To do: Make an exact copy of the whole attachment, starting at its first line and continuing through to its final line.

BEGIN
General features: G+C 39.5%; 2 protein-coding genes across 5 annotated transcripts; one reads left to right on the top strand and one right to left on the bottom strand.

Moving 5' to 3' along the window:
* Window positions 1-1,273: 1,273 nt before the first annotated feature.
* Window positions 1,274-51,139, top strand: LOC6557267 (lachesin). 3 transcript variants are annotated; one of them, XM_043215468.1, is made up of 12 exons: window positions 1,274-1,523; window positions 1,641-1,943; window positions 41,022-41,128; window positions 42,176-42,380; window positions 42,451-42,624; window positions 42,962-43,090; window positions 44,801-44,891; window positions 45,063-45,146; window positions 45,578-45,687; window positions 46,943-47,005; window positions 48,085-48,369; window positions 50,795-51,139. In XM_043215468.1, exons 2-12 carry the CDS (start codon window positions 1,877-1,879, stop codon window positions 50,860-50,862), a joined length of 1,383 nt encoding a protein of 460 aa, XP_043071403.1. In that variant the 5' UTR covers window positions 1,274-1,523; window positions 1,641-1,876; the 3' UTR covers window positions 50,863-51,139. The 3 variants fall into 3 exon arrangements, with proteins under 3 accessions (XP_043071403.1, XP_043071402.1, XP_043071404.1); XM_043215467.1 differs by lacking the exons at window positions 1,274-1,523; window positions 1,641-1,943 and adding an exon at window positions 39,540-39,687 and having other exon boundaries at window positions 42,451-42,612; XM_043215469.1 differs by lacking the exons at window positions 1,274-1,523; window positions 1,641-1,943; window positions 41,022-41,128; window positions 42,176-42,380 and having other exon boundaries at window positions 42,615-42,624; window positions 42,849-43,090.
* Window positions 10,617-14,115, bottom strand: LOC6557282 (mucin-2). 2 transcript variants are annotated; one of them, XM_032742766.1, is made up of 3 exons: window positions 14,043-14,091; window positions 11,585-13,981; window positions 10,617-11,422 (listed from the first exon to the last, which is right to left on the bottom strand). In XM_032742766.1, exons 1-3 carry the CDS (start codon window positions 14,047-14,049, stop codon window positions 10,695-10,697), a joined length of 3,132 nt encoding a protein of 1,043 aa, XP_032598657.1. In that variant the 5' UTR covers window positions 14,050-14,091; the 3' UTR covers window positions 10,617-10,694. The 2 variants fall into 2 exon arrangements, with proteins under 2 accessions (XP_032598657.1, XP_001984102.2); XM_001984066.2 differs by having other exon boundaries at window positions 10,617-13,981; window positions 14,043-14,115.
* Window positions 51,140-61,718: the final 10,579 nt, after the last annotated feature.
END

General features: G+C 39.5%; 2 protein-coding genes across 5 annotated transcripts; one reads left to right on the top strand and one right to left on the bottom strand.

Moving 5' to 3' along the window:
* Window positions 1-1,273: 1,273 nt before the first annotated feature.
* Window positions 1,274-51,139, top strand: LOC6557267 (lachesin). 3 transcript variants are annotated; one of them, XM_043215468.1, is made up of 12 exons: window positions 1,274-1,523; window positions 1,641-1,943; window positions 41,022-41,128; window positions 42,176-42,380; window positions 42,451-42,624; window positions 42,962-43,090; window positions 44,801-44,891; window positions 45,063-45,146; window positions 45,578-45,687; window positions 46,943-47,005; window positions 48,085-48,369; window positions 50,795-51,139. In XM_043215468.1, exons 2-12 carry the CDS (start codon window positions 1,877-1,879, stop codon window positions 50,860-50,862), a joined length of 1,383 nt encoding a protein of 460 aa, XP_043071403.1. In that variant the 5' UTR covers window positions 1,274-1,523; window positions 1,641-1,876; the 3' UTR covers window positions 50,863-51,139. The 3 variants fall into 3 exon arrangements, with proteins under 3 accessions (XP_043071403.1, XP_043071402.1, XP_043071404.1); XM_043215467.1 differs by lacking the exons at window positions 1,274-1,523; window positions 1,641-1,943 and adding an exon at window positions 39,540-39,687 and having other exon boundaries at window positions 42,451-42,612; XM_043215469.1 differs by lacking the exons at window positions 1,274-1,523; window positions 1,641-1,943; window positions 41,022-41,128; window positions 42,176-42,380 and having other exon boundaries at window positions 42,615-42,624; window positions 42,849-43,090.
* Window positions 10,617-14,115, bottom strand: LOC6557282 (mucin-2). 2 transcript variants are annotated; one of them, XM_032742766.1, is made up of 3 exons: window positions 14,043-14,091; window positions 11,585-13,981; window positions 10,617-11,422 (listed from the first exon to the last, which is right to left on the bottom strand). In XM_032742766.1, exons 1-3 carry the CDS (start codon window positions 14,047-14,049, stop codon window positions 10,695-10,697), a joined length of 3,132 nt encoding a protein of 1,043 aa, XP_032598657.1. In that variant the 5' UTR covers window positions 14,050-14,091; the 3' UTR covers window positions 10,617-10,694. The 2 variants fall into 2 exon arrangements, with proteins under 2 accessions (XP_032598657.1, XP_001984102.2); XM_001984066.2 differs by having other exon boundaries at window positions 10,617-13,981; window positions 14,043-14,115.
* Window positions 51,140-61,718: the final 10,579 nt, after the last annotated feature.